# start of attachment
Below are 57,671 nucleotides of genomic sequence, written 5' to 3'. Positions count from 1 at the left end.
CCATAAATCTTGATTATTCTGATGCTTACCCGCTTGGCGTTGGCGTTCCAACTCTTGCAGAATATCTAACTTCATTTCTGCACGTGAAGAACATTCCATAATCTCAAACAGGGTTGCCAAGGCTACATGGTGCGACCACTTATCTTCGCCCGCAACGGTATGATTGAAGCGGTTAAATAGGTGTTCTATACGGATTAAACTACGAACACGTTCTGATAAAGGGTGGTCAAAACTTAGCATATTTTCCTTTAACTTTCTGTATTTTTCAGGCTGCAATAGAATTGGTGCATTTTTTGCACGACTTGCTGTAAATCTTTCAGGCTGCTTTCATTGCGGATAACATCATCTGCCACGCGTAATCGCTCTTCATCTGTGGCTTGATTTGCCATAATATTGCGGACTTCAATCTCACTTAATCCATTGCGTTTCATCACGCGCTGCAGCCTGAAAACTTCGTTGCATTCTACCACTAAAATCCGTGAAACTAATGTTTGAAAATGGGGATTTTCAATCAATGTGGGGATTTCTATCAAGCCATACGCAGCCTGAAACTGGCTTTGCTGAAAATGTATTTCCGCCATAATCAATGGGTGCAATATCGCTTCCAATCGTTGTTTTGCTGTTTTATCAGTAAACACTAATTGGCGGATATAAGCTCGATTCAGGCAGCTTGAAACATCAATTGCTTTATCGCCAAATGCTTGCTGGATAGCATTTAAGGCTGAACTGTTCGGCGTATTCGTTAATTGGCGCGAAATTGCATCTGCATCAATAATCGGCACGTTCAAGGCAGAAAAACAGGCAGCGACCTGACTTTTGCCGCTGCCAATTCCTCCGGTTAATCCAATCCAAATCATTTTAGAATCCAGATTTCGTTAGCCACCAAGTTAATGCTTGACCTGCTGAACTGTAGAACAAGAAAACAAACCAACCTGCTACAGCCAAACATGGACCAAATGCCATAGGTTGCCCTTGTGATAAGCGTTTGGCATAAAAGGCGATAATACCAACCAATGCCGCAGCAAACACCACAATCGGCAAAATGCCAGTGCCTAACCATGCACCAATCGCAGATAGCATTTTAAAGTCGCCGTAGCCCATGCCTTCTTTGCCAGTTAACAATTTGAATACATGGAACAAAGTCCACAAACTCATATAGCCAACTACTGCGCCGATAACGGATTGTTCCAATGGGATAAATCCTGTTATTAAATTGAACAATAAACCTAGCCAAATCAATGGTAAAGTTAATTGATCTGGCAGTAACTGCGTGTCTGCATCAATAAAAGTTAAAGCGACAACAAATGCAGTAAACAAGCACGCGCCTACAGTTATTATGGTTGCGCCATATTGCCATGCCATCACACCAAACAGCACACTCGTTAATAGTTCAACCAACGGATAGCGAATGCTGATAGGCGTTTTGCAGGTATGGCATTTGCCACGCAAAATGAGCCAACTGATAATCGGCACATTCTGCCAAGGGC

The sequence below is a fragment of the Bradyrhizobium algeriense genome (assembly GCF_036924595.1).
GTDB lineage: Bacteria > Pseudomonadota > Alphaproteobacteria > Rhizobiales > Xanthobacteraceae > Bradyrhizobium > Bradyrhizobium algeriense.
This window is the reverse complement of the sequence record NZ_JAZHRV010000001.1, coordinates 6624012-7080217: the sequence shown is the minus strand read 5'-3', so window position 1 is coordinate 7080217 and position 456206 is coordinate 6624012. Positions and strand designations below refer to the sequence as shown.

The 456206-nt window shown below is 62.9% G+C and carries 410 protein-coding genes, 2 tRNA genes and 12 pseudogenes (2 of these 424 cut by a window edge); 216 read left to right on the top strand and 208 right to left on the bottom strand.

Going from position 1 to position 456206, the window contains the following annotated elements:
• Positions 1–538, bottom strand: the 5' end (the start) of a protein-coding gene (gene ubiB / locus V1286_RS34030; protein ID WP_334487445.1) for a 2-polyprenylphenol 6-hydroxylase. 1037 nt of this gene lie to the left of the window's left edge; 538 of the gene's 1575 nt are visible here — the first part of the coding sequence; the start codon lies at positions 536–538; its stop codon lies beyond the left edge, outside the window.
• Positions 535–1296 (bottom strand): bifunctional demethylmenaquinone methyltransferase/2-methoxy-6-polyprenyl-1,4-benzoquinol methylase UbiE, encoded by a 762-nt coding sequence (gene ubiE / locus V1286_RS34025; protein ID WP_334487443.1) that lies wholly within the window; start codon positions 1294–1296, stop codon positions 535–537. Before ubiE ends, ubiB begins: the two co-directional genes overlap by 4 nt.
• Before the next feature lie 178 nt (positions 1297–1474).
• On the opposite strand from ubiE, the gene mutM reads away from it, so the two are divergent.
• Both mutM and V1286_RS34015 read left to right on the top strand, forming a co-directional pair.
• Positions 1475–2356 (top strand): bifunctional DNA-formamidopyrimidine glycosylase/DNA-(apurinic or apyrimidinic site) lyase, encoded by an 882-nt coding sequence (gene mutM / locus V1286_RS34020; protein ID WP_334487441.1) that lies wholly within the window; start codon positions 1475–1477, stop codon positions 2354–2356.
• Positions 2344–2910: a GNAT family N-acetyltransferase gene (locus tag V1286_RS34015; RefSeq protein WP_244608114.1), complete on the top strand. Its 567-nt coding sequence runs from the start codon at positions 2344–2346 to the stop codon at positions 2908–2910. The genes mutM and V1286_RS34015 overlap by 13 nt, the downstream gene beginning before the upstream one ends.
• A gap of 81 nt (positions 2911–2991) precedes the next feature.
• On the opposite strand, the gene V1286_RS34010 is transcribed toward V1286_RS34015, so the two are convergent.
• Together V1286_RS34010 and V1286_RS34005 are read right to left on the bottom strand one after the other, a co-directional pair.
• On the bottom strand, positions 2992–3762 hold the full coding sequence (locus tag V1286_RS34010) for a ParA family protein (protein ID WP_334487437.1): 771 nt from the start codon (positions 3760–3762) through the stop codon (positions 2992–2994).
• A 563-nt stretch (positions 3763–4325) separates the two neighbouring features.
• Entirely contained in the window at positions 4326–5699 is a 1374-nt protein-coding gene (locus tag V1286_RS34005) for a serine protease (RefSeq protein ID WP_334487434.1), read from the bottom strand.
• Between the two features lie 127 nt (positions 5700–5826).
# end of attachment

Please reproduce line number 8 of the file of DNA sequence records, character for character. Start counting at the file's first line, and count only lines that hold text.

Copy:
• Positions 1–538, bottom strand: the 5' end (the start) of a protein-coding gene (gene ubiB / locus V1286_RS34030; protein ID WP_334487445.1) for a 2-polyprenylphenol 6-hydroxylase. 1037 nt of this gene lie to the left of the window's left edge; 538 of the gene's 1575 nt are visible here — the first part of the coding sequence; the start codon lies at positions 536–538; its stop codon lies beyond the left edge, outside the window.